But one fateful day on a visit to the home of our dear Moroccan friends, I felt obliged (coerced?) to eat a date. They were passed around as the before-dinner-snack. And because Moroccans are the most hospitable people on this planet I didn’t want to dishonor them by refusing the food offered. Furthermore, they kept insisting these were the best dates in all of Morocco and my life just wouldn’t be complete without experiencing their succulence. So, I inhaled deeply, thanked God that living overseas had taught me to perfect “mouth-breathing-while-chewing-to-avoid-tasting”, and I ate one. Lo and behold, the skies parted, the muzzein stopped his call to prayer, the wild dogs stopped their barking, the incessant chorus of horns from the congested Casablancan streets stopped their honking, and a fantastic ray of sunshine beamed through the nearby gothic window lighting up that whole bowl of dates with a heavenly glow. I had experienced the divine. I proceeded to bury my face in that bowl and without any reserve or conscience, I devoured those dates. Every last one of them. Forget what I said earlier about infinity – those dates are now on my all-time favorite foods list and I will most definitely be buying dates both now and forevermore. Amen.

However, my problem remained. Cockroaches and dates still look shockingly similar. And what if, on a certain occasion, I would reach into our cupboard and instead of grabbing a date, inadvertently grab a cockroach? That may seem hard to fathom, but I promise you, in my kitchen in Morocco – it was entirely possible. What if I didn’t notice it was a cockroach until it was too late, say, after I had bitten the head off? Or worse yet, the butt? How would I make sure that when I wanted to eat this beautiful, succulent fruit that God kissed the earth with, I wouldn’t mistakenly grab something that looks exactly like it, but is actually pure evil?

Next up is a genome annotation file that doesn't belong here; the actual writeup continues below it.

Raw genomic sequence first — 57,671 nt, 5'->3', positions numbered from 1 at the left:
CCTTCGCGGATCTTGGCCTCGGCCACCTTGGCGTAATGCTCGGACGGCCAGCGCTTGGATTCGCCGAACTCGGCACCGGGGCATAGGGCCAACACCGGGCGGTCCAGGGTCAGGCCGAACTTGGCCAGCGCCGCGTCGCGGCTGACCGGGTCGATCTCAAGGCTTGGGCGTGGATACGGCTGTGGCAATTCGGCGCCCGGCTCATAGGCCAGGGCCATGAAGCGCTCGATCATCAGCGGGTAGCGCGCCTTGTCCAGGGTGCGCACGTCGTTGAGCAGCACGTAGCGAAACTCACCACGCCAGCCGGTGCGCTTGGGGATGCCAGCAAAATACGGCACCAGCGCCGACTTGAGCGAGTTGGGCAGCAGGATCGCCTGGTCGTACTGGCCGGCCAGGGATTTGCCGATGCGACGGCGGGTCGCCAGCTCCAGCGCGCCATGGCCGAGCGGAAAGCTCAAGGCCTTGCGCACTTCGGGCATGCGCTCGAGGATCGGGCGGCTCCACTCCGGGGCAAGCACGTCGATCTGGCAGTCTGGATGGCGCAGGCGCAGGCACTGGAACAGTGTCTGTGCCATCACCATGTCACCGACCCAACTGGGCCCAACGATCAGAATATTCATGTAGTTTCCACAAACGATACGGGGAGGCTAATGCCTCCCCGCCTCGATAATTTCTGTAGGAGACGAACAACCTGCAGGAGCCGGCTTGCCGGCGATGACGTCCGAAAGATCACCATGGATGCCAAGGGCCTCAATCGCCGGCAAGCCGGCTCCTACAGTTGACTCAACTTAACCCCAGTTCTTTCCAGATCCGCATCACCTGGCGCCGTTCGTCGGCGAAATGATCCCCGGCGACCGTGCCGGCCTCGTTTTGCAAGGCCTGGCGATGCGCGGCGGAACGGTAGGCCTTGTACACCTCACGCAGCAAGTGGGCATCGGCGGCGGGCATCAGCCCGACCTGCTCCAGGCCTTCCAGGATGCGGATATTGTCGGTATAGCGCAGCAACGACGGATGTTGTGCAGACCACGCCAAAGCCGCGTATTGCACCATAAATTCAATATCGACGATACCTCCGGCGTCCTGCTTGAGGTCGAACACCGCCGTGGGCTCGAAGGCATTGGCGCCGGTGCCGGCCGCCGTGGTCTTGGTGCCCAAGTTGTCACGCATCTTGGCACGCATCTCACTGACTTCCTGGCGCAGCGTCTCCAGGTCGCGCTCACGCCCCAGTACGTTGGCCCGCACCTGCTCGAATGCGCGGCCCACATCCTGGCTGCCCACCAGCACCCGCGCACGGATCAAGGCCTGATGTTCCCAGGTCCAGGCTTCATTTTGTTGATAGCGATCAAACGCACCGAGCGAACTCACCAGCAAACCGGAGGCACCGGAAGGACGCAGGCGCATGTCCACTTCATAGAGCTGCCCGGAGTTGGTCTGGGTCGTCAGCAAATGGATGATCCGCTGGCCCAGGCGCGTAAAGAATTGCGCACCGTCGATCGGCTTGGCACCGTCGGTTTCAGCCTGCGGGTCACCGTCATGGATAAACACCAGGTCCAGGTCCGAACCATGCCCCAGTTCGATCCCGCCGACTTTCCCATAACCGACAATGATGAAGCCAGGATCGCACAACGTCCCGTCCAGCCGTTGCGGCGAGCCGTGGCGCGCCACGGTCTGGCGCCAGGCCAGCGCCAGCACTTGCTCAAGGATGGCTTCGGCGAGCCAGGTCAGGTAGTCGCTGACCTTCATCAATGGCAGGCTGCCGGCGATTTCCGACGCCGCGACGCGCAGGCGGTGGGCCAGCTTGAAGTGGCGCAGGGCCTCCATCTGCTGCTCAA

(Now I know what the Bible says about God having created every living thing. It only makes sense that he created the cockroach. But I just gotta believe there is another explanation. I think somehow satan got his greedy little hands on what was otherwise an innocent cricket or gentle grasshopper and mutated it ever so slightly to become the cockroach. Maybe Adam lost a bet or a coin-toss or something – I don’t know. But I cannot believe that my all-loving God saw the cockroach and pronounced it “good” – I’m sticking with “pure evil”).

Because that ‘ole enemy of our souls is such a masterful deceiver, he is expert at taking something beautiful and twisting it just enough that we think we are tasting of the good, but he’s selling us the lie. He masterfully disguises the evil, – my gosh, it looks exactly like a date –and lures us into taking a bite, only to find we’ve been duped – we are eating cockroach butt.

For example, we all need food to live. Food is good. Food is beautiful. Food for fuel is the date. When I eat half a pan of brownies while staring out the window simply because I’m procrastinating – that is the butt of a cockroach.

Anytime the good is mutated slightly – often ever so subtIy – we are at risk for unknowingly consuming or endorsing something that is entirely evil.

When the “good” becomes warped, or too time-consuming, or over-magnified, or power-fueled, or greed-based, it then becomes “evil”. This can apply to nearly everything: work, play, education, exercise, cleanliness, shopping, leadership, knowledge, friendships, even (oooooh, here I go….) Bible studies!